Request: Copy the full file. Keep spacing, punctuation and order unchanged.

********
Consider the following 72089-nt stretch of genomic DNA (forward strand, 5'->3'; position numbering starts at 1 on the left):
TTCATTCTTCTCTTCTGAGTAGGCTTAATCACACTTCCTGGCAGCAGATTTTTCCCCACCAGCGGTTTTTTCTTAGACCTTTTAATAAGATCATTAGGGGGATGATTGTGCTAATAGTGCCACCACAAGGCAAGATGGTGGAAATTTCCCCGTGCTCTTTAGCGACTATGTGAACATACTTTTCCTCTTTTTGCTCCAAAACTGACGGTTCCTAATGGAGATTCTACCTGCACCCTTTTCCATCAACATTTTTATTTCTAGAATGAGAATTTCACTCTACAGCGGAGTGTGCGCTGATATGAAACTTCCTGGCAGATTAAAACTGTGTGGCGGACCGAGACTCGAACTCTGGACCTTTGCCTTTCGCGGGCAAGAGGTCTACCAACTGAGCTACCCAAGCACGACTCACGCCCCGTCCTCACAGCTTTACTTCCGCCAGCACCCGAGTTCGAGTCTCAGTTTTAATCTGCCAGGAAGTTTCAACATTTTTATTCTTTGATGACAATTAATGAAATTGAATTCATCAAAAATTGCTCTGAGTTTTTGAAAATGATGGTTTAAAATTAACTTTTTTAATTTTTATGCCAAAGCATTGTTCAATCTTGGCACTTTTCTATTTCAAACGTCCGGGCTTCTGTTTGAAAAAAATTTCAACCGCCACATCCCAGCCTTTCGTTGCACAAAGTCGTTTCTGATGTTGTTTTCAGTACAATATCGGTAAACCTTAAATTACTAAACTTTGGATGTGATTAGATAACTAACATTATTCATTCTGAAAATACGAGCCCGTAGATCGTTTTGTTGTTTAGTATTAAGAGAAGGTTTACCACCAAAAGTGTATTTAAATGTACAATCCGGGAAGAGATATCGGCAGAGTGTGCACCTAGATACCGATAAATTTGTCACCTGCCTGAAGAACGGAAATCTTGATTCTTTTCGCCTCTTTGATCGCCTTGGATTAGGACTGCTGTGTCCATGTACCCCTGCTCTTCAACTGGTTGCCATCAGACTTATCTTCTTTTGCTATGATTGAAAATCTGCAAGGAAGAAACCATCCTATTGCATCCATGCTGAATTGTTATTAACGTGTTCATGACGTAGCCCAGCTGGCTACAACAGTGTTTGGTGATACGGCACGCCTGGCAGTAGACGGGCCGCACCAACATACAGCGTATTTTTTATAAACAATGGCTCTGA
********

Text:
Consider the following 72089-nt stretch of genomic DNA (forward strand, 5'->3'; position numbering starts at 1 on the left):
TTCATTCTTCTCTTCTGAGTAGGCTTAATCACACTTCCTGGCAGCAGATTTTTCCCCACCAGCGGTTTTTTCTTAGACCTTTTAATAAGATCATTAGGGGGATGATTGTGCTAATAGTGCCACCACAAGGCAAGATGGTGGAAATTTCCCCGTGCTCTTTAGCGACTATGTGAACATACTTTTCCTCTTTTTGCTCCAAAACTGACGGTTCCTAATGGAGATTCTACCTGCACCCTTTTCCATCAACATTTTTATTTCTAGAATGAGAATTTCACTCTACAGCGGAGTGTGCGCTGATATGAAACTTCCTGGCAGATTAAAACTGTGTGGCGGACCGAGACTCGAACTCTGGACCTTTGCCTTTCGCGGGCAAGAGGTCTACCAACTGAGCTACCCAAGCACGACTCACGCCCCGTCCTCACAGCTTTACTTCCGCCAGCACCCGAGTTCGAGTCTCAGTTTTAATCTGCCAGGAAGTTTCAACATTTTTATTCTTTGATGACAATTAATGAAATTGAATTCATCAAAAATTGCTCTGAGTTTTTGAAAATGATGGTTTAAAATTAACTTTTTTAATTTTTATGCCAAAGCATTGTTCAATCTTGGCACTTTTCTATTTCAAACGTCCGGGCTTCTGTTTGAAAAAAATTTCAACCGCCACATCCCAGCCTTTCGTTGCACAAAGTCGTTTCTGATGTTGTTTTCAGTACAATATCGGTAAACCTTAAATTACTAAACTTTGGATGTGATTAGATAACTAACATTATTCATTCTGAAAATACGAGCCCGTAGATCGTTTTGTTGTTTAGTATTAAGAGAAGGTTTACCACCAAAAGTGTATTTAAATGTACAATCCGGGAAGAGATATCGGCAGAGTGTGCACCTAGATACCGATAAATTTGTCACCTGCCTGAAGAACGGAAATCTTGATTCTTTTCGCCTCTTTGATCGCCTTGGATTAGGACTGCTGTGTCCATGTACCCCTGCTCTTCAACTGGTTGCCATCAGACTTATCTTCTTTTGCTATGATTGAAAATCTGCAAGGAAGAAACCATCCTATTGCATCCATGCTGAATTGTTATTAACGTGTTCATGACGTAGCCCAGCTGGCTACAACAGTGTTTGGTGATACGGCACGCCTGGCAGTAGACGGGCCGCACCAACATACAGCGTATTTTTTATAAACAATGGCTCTGA